$1 million in Planning Grants: This grant provides Mississippi the resources needed to conduct the research and planning necessary to build a better health insurance marketplace and determine how its exchange will be operated and governed.
$20.1 million in Exchange Establishment Grants: These grants are helping States continue their work to implement key provisions of the Affordable Care Act.
Preventing illness and promoting health
Since 2010, Mississippi has received $5.2 million in grants from the Prevention and Public Health Fund created by the Affordable Care Act. This new fund was created to support effective policies in Mississippi, its communities, and nationwide so that all Americans can lead longer, more productive lives.
Increasing support for community health centers
The Affordable Care Act increases the funding available to community health centers in all 50 states, including the 178 existing community health centers in Mississippi. Health centers in Mississippi have received $37.4 million to create new health center sites in medically underserved areas, enable health centers to increase the number of patients served, expand preventive and primary health care services, and/or support major construction and renovation projects.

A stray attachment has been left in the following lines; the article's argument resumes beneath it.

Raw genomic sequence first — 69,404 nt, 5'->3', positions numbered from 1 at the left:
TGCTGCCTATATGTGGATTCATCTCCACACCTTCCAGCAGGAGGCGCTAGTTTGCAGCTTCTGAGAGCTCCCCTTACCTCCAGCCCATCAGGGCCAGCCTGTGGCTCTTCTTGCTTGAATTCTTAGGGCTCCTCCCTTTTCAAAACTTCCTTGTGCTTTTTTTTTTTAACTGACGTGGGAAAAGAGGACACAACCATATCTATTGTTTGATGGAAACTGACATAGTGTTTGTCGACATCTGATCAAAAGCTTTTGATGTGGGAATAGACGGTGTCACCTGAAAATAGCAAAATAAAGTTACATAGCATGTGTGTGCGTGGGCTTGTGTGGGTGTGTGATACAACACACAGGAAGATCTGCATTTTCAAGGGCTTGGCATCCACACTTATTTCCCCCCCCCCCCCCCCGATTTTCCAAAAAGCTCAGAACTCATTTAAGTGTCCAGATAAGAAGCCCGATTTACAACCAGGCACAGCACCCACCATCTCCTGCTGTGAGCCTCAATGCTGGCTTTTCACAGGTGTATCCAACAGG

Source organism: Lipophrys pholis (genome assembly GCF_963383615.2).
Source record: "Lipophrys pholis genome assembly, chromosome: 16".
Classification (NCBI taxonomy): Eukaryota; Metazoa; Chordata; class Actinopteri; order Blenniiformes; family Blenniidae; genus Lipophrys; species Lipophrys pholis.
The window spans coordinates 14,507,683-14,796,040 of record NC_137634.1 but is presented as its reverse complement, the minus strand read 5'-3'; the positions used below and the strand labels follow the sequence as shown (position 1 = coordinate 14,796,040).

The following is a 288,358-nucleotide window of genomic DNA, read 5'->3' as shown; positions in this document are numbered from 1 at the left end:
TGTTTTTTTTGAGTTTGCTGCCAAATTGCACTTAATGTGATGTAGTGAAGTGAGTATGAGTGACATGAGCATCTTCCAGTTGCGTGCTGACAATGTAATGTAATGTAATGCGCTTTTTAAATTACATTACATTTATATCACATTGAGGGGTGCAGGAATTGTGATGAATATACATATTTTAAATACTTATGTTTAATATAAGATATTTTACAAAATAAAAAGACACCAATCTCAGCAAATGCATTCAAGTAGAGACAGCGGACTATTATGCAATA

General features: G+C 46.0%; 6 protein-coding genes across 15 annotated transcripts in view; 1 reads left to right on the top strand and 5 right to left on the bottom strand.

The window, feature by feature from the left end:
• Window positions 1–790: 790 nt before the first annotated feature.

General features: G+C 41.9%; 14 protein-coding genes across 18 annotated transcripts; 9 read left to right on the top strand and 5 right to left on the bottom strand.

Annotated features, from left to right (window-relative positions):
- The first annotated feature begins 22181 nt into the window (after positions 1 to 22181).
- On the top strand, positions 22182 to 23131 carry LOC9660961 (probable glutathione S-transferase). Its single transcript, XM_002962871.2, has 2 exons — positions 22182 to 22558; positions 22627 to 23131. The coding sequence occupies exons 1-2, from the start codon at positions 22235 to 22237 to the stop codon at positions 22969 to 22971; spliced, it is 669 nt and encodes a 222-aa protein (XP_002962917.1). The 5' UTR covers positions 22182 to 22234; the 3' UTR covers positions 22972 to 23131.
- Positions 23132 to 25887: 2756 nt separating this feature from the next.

Strengthening partnerships with Mississippi
The law gives states support for their work to build the health care workforce, crack down on fraud, and support public health.
- $4.1 million for school-based health centers, to help clinics expand and provide more health care services such as screenings to students.
- $191,000 for Family-to-Family Health Information Centers, organizations run by and for families with children with special health care needs.
- $3.1 million for Maternal, Infant, and Early Childhood Home Visiting Programs. These programs bring health professionals to meet with at-risk families in their homes and connect families to the kinds of help that can make a real difference in a child’s health, development, and ability to learn – such as health care, early education, parenting skills, child abuse prevention, and nutrition.